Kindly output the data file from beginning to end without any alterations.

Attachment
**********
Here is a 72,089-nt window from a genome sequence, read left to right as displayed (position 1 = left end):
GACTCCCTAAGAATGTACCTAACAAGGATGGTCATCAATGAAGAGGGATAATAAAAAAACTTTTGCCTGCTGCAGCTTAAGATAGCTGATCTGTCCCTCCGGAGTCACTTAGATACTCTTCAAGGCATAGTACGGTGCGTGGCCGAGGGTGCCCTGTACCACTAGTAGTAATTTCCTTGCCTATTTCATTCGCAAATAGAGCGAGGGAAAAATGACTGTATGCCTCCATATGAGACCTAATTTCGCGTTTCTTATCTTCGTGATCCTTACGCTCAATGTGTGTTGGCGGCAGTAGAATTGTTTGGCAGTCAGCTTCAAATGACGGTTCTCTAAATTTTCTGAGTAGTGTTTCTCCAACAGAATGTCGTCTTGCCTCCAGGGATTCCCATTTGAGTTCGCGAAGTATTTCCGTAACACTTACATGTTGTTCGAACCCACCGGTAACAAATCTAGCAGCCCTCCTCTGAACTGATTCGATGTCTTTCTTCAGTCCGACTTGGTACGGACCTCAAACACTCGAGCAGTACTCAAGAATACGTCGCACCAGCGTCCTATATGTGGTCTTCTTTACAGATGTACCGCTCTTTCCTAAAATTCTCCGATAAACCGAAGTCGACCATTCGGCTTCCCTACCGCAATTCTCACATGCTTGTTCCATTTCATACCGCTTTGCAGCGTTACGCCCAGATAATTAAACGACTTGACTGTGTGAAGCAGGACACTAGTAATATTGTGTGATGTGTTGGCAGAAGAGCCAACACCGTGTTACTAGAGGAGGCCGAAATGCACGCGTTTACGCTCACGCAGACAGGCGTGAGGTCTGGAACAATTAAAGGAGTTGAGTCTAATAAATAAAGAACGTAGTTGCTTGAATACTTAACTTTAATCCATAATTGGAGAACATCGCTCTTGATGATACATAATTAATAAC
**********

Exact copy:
Here is a 72,089-nt window from a genome sequence, read left to right as displayed (position 1 = left end):
GACTCCCTAAGAATGTACCTAACAAGGATGGTCATCAATGAAGAGGGATAATAAAAAAACTTTTGCCTGCTGCAGCTTAAGATAGCTGATCTGTCCCTCCGGAGTCACTTAGATACTCTTCAAGGCATAGTACGGTGCGTGGCCGAGGGTGCCCTGTACCACTAGTAGTAATTTCCTTGCCTATTTCATTCGCAAATAGAGCGAGGGAAAAATGACTGTATGCCTCCATATGAGACCTAATTTCGCGTTTCTTATCTTCGTGATCCTTACGCTCAATGTGTGTTGGCGGCAGTAGAATTGTTTGGCAGTCAGCTTCAAATGACGGTTCTCTAAATTTTCTGAGTAGTGTTTCTCCAACAGAATGTCGTCTTGCCTCCAGGGATTCCCATTTGAGTTCGCGAAGTATTTCCGTAACACTTACATGTTGTTCGAACCCACCGGTAACAAATCTAGCAGCCCTCCTCTGAACTGATTCGATGTCTTTCTTCAGTCCGACTTGGTACGGACCTCAAACACTCGAGCAGTACTCAAGAATACGTCGCACCAGCGTCCTATATGTGGTCTTCTTTACAGATGTACCGCTCTTTCCTAAAATTCTCCGATAAACCGAAGTCGACCATTCGGCTTCCCTACCGCAATTCTCACATGCTTGTTCCATTTCATACCGCTTTGCAGCGTTACGCCCAGATAATTAAACGACTTGACTGTGTGAAGCAGGACACTAGTAATATTGTGTGATGTGTTGGCAGAAGAGCCAACACCGTGTTACTAGAGGAGGCCGAAATGCACGCGTTTACGCTCACGCAGACAGGCGTGAGGTCTGGAACAATTAAAGGAGTTGAGTCTAATAAATAAAGAACGTAGTTGCTTGAATACTTAACTTTAATCCATAATTGGAGAACATCGCTCTTGATGATACATAATTAATAAC